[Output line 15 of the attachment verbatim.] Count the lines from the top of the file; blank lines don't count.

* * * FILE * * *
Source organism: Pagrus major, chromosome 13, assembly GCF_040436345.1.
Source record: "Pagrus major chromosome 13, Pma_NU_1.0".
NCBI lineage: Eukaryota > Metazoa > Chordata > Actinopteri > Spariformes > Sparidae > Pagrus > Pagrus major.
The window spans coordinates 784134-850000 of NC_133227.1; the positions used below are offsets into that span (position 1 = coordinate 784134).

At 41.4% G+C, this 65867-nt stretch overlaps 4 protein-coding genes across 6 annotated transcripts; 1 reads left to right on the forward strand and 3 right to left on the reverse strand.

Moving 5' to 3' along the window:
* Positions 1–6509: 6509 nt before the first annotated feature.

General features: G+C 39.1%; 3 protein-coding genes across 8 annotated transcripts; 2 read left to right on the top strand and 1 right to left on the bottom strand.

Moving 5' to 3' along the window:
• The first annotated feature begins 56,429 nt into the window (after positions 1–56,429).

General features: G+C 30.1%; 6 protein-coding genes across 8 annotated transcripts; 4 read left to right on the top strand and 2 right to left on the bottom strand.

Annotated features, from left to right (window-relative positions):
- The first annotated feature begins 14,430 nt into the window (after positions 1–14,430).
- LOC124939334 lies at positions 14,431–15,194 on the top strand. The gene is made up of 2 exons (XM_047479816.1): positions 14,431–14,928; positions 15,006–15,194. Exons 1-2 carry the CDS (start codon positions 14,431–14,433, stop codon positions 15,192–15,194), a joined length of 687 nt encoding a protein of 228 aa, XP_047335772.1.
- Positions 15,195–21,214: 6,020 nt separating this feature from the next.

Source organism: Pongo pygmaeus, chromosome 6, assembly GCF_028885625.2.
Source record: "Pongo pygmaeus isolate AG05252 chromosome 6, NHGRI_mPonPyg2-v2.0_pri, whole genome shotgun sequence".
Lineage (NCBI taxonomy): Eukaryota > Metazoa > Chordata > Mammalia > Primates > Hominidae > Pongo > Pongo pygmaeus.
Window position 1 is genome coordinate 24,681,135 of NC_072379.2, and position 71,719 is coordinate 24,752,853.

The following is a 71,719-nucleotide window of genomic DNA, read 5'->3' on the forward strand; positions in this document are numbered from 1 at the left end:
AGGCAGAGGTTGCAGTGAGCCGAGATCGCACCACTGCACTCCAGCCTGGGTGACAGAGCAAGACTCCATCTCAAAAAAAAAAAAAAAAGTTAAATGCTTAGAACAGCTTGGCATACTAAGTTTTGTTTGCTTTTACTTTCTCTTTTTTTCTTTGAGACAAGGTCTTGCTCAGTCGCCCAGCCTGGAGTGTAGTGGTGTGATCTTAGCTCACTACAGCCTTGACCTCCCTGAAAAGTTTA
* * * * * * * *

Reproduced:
- Positions 15,195–21,214: 6,020 nt separating this feature from the next.